Everyone should be a confident user of the internet if they are to participate fully in today’s digital society. Being online brings a range of personal benefits, including financial savings, educational attainment, improved salary prospects and independent living for older people.
Déjà vou! In the 1990s I worked in adult and community education when much the same things were being said about computers. I set up computer courses for the ‘terrified’ (no longer allowed under pc rules) and for teaching literacy and numeracy. Our software was MS Works, Adobe Pagemaker and Paint and we had multimedia cd-roms. No Internet. You learned the basics about using a computer. Today, as a volunteer support worker, I’m frequently asked to visit a service user who is ‘really good with computers’ to find someone can send and receive emails through a learned sequence of steps; they have no holistic knowledge with which to troubleshoot and may have to wait days or even weeks for someone to sort out a problem.
How realistic is the expectation that you can learn to use the Internet effectively when you have never used a computer? Or is it merely like learning to use a library without really understanding the Dewey classification system (which I don’t). Maybe times are changing and I need to change with them.
But one thing remains the same; digital exclusion is still about access. It would take too much space to list all my criticisms of the site but I would suggest it was designed by an ME-user (Mouse and Eyes) and not tested with alternative users. Why isn’t this site a leading example of digital inclusion? Changing text size fails to alter the menu text, links are indicated with mouse-over and new windows open without warning. Aside from DDA requirements, the typos show a lack of proofreading and an exercise on searching has you keying in tesco.com with a further screen advertising Virgin Atlantic – mmm…neat piece of advertising.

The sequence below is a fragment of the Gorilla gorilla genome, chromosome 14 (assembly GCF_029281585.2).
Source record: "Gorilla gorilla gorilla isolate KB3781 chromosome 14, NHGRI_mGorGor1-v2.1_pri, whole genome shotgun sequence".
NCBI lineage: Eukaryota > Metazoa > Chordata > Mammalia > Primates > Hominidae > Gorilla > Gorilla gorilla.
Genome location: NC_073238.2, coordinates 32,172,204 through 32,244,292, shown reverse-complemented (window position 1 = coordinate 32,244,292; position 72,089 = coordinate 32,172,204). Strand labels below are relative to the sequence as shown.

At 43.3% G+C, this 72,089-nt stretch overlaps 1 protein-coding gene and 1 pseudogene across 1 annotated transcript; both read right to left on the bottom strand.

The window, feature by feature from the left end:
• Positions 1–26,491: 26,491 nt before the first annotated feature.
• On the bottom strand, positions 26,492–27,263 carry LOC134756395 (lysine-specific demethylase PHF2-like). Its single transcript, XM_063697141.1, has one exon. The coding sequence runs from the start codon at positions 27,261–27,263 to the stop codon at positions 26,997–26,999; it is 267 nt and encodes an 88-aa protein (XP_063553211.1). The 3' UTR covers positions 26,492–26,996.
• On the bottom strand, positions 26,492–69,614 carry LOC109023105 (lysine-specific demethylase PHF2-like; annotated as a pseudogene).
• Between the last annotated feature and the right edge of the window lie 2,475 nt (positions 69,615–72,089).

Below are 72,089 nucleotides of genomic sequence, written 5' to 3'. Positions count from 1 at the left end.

Digital Britain is about digital inclusion and the reports make explicit the links between social and digital exclusions. But unless digital data is provided in formats that enable flexible delivery and content customisation, exclusion will continue across all social strata. We have the technology to enable access; what is needed now is to flip the coin and ensure that content is accessible too. Déjà vou again.